The below piece was pro­duced as a part of a Passover sup­ple­ment for Dwelling in a Time of Plagues in response to the idea of lib­er­a­tion from the plague of hous­ing insecurity.

A plague is a force so robust that one can­not hide from or escape it. This is the bru­tal­ly harsh real­i­ty of hous­ing inse­cu­ri­ty and home­less­ness in Amer­i­ca today. Hav­ing served as a Rab­bi in home­less camps on many occa­sions, I have seen first­hand what deep despair can look like: indeed, a mod­ern plague. A plague that crush­es the spir­its of any­where between half a mil­lion to one and a half mil­lion peo­ple in Amer­i­ca each year. 

Jews are moral­ly man­dat­ed to feed and tend to the most vul­ner­a­ble in our midst. In the Shulchan Aruch, Joseph Karo writes: If some­one comes and says, feed me,’ you don’t check him to see if he is an imposter, but you feed him right away” (Laws of Tzedakah YD 251:10). 

In the Torah, a soci­ety that pun­ish­es those who feed the home­less is anal­o­gous to Sodom, a city that was rid­dled with moral per­ver­sion. Not only are we encour­aged to engage in hos­pi­tal­i­ty and acts of kind­ness; we are warned that there will be col­lec­tive con­se­quences for those who mis­treat the down­trod­den (San­hedrin 109b). The cit­i­zens of Sodom not only avoid­ed wel­com­ing guests, and abused them, but also pun­ished those who helped oth­ers. They issued a procla­ma­tion in Sodom say­ing: Every­one who strength­ens the hand of the poor and the needy with a loaf of bread shall be burnt by fire!’” (Pirke DeR­ab­bi Eliez­er 25). How can we ensure that Amer­i­ca does not resem­ble Sodom? 

This is a life-and-death issue. To ignore it is to absolve our­selves of our sacred respon­si­bil­i­ty; to wait around for action is to betray the very essence of jus­tice itself. From Hen­ry David Thore­au to Mar­tin Luther King Jr., Amer­i­ca has a strong tra­di­tion of object­ing to and even defy­ing laws that vio­late core spir­i­tu­al val­ues. It is not enough to pro­vide mea­ger soup kitchens to which one must trav­el. Many peo­ple with­out shel­ter need more, and find them­selves so des­per­ate that they are beg­ging in the streets. We must respond com­pas­sion­ate­ly. The Jew­ish peo­ple need to be at the fore­front of this call to action.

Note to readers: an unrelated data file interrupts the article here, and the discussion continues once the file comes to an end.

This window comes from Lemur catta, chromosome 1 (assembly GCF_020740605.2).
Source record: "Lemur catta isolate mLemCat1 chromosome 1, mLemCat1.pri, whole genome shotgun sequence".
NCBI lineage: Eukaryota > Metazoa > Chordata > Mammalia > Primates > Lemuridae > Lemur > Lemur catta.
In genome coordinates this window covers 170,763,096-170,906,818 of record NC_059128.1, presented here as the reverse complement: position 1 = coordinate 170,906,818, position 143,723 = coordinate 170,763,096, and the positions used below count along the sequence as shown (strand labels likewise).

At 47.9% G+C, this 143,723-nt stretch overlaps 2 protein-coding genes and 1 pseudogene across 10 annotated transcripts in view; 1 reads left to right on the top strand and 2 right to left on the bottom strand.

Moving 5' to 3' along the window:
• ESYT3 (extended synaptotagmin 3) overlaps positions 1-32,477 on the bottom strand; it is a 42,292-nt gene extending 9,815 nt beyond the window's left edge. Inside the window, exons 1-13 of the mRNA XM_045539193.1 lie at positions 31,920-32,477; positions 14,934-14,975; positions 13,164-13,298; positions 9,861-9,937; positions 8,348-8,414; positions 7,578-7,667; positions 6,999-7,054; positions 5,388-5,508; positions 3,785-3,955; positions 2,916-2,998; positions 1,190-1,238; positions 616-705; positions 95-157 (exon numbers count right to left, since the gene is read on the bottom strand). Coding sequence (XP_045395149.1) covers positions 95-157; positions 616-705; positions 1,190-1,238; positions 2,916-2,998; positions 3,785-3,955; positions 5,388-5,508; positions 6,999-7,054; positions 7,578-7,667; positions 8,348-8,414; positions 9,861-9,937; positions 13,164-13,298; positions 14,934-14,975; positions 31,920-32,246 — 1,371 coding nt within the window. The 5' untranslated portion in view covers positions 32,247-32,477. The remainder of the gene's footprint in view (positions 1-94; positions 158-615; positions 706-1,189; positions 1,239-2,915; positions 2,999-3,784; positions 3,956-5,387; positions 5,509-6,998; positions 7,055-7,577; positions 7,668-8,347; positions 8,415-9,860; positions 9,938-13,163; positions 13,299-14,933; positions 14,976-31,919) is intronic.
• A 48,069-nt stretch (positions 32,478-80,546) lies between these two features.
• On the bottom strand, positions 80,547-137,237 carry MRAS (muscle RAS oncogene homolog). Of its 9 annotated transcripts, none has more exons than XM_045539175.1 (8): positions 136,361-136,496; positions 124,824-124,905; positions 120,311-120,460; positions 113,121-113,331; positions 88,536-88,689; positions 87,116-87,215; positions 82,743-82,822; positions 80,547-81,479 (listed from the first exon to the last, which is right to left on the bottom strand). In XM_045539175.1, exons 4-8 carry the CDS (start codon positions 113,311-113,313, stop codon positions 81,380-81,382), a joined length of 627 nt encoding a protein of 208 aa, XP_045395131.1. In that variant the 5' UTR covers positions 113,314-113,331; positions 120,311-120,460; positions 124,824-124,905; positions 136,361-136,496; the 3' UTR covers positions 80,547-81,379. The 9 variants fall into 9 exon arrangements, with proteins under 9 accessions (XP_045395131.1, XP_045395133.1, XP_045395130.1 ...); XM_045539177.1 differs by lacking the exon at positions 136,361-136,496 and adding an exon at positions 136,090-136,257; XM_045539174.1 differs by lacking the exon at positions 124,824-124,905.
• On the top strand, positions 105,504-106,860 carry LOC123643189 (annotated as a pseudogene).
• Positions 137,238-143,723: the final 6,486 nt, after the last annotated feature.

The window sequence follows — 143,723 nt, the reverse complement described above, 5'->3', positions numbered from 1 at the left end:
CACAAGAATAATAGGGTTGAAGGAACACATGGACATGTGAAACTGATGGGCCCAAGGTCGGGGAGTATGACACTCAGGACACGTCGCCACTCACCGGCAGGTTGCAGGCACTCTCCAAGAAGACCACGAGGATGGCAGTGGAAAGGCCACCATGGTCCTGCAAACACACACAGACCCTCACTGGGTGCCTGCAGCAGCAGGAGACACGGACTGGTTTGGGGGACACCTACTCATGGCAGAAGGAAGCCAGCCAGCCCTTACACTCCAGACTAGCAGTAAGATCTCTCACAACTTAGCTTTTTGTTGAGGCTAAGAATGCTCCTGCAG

To down­load the full Passover sup­ple­ment, which includes ten authors and ten artists respond­ing to ten mod­ern plagues, please click here

Dwelling in a Time of Plagues is a Jew­ish cre­ative response to real-world plagues of our time. Col­lec­tive­ly, the com­mis­sions in this con­stel­la­tion of art projects around North Amer­i­ca grap­ple with con­tem­po­rary crises: the glob­al pan­dem­ic, insti­tu­tion­al racism, xeno­pho­bia, ageism, forced iso­la­tion, and the cli­mate cri­sis. Dwelling is gen­er­ous­ly sup­port­ed by CANVAS.

Rab­bi Shmu­ly Yan­klowitz is an author and activist. He is the Pres­i­dent and Dean of the Val­ley Beit Midrash col­lab­o­ra­tive adult edu­ca­tion pro­gram, Founder & Pres­i­dent of Uri L’Tzedek, the Ortho­dox Social Jus­tice Move­ment, and Founder & CEO of The Shamay­im V’Aretz Insti­tute. His work has pub­lished in the New York Times, the Wall Street Jour­nal, The Atlantic and the Huff­in­g­ton Post, as well as many sec­u­lar and reli­gious pub­li­ca­tions. Rab­bi Shum­ly is the author of sev­er­al books on Jew­ish spir­i­tu­al­i­ty, social jus­tice and ethics. He lives in Phoenix, Arizona.